This is an extended version of the article found in the November 2012 issue of Investment Advisor.
Exchange-traded funds are often regarded as more tax efficient than traditional mutual funds largely due to the fact that many ETFs have been able to avoid the annual capital gains distributions that often frustrate investors in traditional mutual funds. As we progress toward the end of another tax year, many investment advisors are also finding ETFs to be effective tools for tax planning purposes.
ETFs’ Tax-Efficient Structure
The relative tax efficiency of many ETFs is principally a result of the process by which ETF shares are created and redeemed. For most plain-vanilla equity ETFs, the creation and redemption of shares is facilitated by large institutional investors via an in-kind exchange of an ETF’s underlying holdings for large blocks of ETF shares known as “creation units.” This process generally enables these ETFs to grow and contract without forcing a fund’s portfolio manager to buy or sell securities, potentially realizing capital gains and triggering taxable distributions to investors.
However, not all exchange-traded products share in the tax efficiency associated with plain-vanilla equity ETFs. For example, levered and inverse ETFs are often less tax efficient because these funds generally utilize a high level of portfolio turnover to achieve their objectives, increasing and decreasing exposure to various asset classes on a daily basis via derivatives, such as swaps and futures contracts. As a result, many levered and inverse ETFs have historically made substantial capital gains distributions to investors.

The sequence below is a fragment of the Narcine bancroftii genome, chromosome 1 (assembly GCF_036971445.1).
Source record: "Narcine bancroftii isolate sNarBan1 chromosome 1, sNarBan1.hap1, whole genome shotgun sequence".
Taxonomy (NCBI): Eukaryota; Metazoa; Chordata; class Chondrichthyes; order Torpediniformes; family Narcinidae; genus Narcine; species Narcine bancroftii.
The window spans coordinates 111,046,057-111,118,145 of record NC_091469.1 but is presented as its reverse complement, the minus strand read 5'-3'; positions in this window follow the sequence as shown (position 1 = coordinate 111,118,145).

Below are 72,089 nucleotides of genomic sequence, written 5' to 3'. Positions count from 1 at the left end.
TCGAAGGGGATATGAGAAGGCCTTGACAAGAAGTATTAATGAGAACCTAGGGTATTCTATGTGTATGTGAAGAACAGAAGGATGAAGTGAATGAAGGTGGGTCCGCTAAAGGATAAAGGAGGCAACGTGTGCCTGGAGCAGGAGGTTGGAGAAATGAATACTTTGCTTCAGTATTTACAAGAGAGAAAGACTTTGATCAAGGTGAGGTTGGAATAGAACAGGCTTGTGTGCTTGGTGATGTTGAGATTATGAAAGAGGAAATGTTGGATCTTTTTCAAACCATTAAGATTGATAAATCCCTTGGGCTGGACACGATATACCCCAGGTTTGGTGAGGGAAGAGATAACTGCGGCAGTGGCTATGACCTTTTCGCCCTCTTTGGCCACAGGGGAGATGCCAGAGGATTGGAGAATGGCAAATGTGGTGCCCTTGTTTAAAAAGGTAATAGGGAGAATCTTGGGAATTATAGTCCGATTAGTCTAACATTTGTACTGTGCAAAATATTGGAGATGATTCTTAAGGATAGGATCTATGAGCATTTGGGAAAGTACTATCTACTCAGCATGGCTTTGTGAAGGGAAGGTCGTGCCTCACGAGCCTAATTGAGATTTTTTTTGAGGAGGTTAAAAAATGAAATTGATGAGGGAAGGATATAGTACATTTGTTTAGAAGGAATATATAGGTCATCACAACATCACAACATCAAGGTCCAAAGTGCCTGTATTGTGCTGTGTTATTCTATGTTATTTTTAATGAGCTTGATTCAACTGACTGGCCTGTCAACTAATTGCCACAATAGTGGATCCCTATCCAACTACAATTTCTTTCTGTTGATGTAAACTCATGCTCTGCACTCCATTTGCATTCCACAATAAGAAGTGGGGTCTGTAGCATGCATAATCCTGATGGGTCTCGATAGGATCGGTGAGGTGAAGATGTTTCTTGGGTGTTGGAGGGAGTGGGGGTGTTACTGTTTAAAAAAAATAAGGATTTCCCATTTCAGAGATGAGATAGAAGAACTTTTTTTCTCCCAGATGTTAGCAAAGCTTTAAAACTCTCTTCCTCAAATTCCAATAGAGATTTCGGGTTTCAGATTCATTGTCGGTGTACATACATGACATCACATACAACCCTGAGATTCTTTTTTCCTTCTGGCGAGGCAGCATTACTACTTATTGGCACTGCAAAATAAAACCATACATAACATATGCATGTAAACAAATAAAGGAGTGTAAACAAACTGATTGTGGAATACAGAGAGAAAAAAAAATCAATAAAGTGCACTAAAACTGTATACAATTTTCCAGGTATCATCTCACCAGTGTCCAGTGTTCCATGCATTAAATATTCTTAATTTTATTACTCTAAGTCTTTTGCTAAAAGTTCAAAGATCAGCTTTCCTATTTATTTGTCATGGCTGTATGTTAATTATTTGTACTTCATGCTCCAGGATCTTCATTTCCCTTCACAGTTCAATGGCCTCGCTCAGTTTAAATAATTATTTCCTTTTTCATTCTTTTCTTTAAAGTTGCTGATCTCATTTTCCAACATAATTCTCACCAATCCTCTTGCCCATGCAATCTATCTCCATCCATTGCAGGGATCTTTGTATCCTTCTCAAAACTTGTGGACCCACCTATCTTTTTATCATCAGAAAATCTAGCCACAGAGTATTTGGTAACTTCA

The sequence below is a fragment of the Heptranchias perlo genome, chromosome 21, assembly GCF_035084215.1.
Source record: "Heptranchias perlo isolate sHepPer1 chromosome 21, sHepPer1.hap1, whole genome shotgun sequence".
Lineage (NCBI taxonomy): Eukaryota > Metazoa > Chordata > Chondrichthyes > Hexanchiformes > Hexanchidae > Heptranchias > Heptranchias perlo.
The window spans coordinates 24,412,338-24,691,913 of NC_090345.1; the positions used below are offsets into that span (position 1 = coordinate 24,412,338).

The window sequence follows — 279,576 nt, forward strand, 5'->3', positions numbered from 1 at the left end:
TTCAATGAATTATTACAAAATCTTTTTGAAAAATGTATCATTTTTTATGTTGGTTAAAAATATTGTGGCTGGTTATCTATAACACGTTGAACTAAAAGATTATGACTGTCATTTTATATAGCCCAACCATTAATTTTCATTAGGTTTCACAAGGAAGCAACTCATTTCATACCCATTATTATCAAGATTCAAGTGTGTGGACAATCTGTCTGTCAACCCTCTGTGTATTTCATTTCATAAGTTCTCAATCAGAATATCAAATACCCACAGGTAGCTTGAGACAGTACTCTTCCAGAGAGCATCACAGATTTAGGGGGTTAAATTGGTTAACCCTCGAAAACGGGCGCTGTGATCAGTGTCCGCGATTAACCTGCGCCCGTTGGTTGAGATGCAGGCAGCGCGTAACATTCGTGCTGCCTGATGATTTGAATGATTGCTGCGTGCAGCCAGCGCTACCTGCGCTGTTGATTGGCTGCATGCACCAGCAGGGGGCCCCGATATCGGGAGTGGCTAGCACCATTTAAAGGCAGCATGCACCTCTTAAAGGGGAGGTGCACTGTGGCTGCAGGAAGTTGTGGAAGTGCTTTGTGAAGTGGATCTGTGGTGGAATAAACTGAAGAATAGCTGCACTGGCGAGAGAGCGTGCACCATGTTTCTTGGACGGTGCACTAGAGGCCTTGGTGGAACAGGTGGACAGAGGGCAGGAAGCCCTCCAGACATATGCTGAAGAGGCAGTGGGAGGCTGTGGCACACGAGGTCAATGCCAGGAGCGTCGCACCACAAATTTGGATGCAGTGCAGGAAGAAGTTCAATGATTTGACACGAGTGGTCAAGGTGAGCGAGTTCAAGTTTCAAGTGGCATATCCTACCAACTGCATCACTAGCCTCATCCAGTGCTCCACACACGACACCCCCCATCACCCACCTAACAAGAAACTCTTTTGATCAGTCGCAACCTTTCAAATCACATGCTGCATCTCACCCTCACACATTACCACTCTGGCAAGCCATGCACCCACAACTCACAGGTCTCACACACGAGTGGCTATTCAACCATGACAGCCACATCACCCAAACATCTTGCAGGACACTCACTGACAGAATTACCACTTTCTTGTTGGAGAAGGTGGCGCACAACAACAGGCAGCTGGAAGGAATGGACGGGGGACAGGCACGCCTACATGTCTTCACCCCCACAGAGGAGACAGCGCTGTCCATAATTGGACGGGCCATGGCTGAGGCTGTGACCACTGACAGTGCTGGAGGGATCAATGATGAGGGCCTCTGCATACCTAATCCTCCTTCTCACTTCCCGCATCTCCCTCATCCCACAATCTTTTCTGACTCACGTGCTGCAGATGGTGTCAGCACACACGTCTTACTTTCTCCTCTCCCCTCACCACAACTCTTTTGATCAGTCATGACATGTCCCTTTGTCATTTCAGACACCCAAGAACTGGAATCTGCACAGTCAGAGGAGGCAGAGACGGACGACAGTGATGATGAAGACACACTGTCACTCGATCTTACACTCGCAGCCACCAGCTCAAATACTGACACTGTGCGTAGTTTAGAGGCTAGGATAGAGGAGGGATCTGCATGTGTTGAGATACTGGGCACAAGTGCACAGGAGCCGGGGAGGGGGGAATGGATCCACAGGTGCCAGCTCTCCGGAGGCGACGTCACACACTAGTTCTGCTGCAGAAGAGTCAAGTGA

Additionally, there are a few odd cases in which ETFs may produce less tax efficient exposure than their underlying holdings. Such is the case for ETFs that track master limited partnership indexes. As discussed in August’s ETF Advisor (See “The Hidden Tax Burden of MLP ETFs”), when an ETF allocates more than 25% of its portfolio to MLPs, it no longer qualifies as a tax-exempt, regulated investment company; instead, these funds are subject to federal corporate income tax. This tax liability is reflected in the daily calculation of a fund’s net asset value, which has often resulted in significant tracking error between MLP ETFs and the indexes that they follow.
ETFs for Tax Planning Purposes
While the tax efficiency of individual ETFs may differ based largely on the asset classes in which the funds invest, ETFs in general have become popular tools for managing the tax liability of investment portfolios held in taxable accounts.